History textbooks have always had the problem of political bias (remember the old adage that the victors get to write the history books), and it would be misleading to suggest this is a local or new problem. I also probably risk some of your ire by suggesting the Texas BoE is not entirely wrong when they argue that history textbooks have an existing liberal bias. I remember enough of my high school American history class to believe this is probably true. In fact, we had a discussion in class about bias in history books, discussing in particular the treatment of Richard Nixon with that of Millard Fillmore – the point being that the closer you get to the present, or to issues that are still controversial, the more bias becomes an issue.

The goal should be to eliminate all bias from the textbooks, including (especially) our own. If there is a liberal bias, then let’s have a balanced review and do our best to fairly present history from every perspective and with as little bias as possible. The Texas BoE has not chosen this path. Rather, they have chosen to simply insert as much of their own conservative bias as possible. This does not “balance” the history textbooks, however – it simply inserts more biased history.

It seems to me that one solution, perhaps the best, is to review the history texts with as broad and cosmopolitan a view as possible. This will allow for local biases to average out and for a consensus view to emerge. This very solution has been proposed by state governors – who have suggested the creation of national educational standards to replace state standards (a project called common core).  While they are starting with math and English, this could also apply to science and history.

This idea was proposed to solve the debate over the role of the federal government vs state governments in education. States have resisted federal standards – but this system is a voluntary system proposed by the states themselves. So far every state but two has signed on – the holdouts are Alaska and (you guessed it) Texas.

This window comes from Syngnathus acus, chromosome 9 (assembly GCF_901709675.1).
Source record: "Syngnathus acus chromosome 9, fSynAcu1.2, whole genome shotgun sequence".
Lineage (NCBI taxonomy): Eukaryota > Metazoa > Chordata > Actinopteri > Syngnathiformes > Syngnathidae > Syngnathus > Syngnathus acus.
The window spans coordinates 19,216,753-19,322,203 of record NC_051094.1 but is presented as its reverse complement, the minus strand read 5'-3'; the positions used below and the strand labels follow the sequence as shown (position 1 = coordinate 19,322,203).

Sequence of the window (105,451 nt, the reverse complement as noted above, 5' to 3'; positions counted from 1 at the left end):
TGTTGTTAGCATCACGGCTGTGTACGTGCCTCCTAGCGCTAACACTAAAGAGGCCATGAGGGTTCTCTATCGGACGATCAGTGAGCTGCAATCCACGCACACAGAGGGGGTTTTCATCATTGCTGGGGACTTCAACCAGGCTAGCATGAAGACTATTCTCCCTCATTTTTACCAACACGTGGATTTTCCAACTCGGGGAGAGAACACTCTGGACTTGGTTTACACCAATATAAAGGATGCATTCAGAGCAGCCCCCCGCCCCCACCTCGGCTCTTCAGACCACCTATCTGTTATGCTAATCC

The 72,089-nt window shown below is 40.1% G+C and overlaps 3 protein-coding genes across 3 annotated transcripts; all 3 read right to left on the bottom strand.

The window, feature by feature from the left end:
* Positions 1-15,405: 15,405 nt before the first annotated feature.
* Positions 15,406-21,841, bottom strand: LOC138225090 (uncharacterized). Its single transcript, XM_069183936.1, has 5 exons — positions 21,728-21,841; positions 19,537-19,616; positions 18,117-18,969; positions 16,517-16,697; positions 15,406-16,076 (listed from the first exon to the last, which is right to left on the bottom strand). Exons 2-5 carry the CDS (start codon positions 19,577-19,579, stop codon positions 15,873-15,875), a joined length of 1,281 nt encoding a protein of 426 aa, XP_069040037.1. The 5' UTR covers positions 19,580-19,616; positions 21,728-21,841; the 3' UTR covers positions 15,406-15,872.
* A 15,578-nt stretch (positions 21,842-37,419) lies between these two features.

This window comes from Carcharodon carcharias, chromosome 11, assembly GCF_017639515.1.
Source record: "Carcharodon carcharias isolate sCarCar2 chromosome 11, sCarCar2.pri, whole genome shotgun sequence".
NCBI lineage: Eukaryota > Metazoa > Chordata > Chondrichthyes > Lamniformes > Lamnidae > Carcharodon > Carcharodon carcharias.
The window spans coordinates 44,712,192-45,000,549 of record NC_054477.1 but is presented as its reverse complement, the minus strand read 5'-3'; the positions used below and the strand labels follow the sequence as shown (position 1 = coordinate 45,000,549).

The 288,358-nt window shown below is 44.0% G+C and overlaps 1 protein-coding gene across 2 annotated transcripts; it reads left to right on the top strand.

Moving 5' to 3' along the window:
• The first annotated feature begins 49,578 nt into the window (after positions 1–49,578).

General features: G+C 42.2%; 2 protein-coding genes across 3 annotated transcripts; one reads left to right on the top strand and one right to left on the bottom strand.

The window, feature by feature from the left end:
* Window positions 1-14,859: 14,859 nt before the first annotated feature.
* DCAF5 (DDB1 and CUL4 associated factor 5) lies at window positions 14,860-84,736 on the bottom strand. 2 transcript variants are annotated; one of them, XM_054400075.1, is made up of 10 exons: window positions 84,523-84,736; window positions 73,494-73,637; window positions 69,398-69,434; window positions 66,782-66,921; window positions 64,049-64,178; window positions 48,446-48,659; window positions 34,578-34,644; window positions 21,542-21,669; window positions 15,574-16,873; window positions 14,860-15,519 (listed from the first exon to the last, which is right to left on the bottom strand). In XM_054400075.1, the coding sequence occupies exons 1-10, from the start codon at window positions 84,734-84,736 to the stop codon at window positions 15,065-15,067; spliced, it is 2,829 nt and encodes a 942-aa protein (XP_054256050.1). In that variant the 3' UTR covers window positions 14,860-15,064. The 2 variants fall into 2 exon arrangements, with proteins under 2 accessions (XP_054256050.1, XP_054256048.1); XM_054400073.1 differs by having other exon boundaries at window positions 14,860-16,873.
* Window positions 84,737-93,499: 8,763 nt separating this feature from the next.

Another potential solution is to dampen the power of the textbook industry over the quality of our educational system, and by extension the power of the Texas BoE. One way to do this is to simply create high quality textbooks and make them available for free online. I think this is the future anyway – why print outdated material when you can have updated online material.  Material can be printed as needed off the online textbooks, especially for use by school systems with limited computer resources. There are already online wiki-style textbooks being developed. What we need now is a non-profit dedicated to organizing these efforts and imposing a system of quality control. I strongly suspect that the quality such a process would produce would be far superior to the crap the textbook industry generally produces.


The Texas BoE is a depressing spectacle – they represent the absolute worst example of abusing authority to promote a personal ideology, betraying the public trust to promote instead high educational standards. But perhaps the spectacle can be put to good use, focusing attention on the broader problem of the quality of education in the US and potential solutions. We need better and more uniform standards, and better textbooks.

In his Nightline interview McLeroy acknowledged that the Texas BoE has an influence that goes far beyond Texas – so they are acutely aware of the power they wield and choose to abuse it anyway. Perhaps it is time to move away from the tyranny of local majorities in education, to more consensus and quality-driven standards.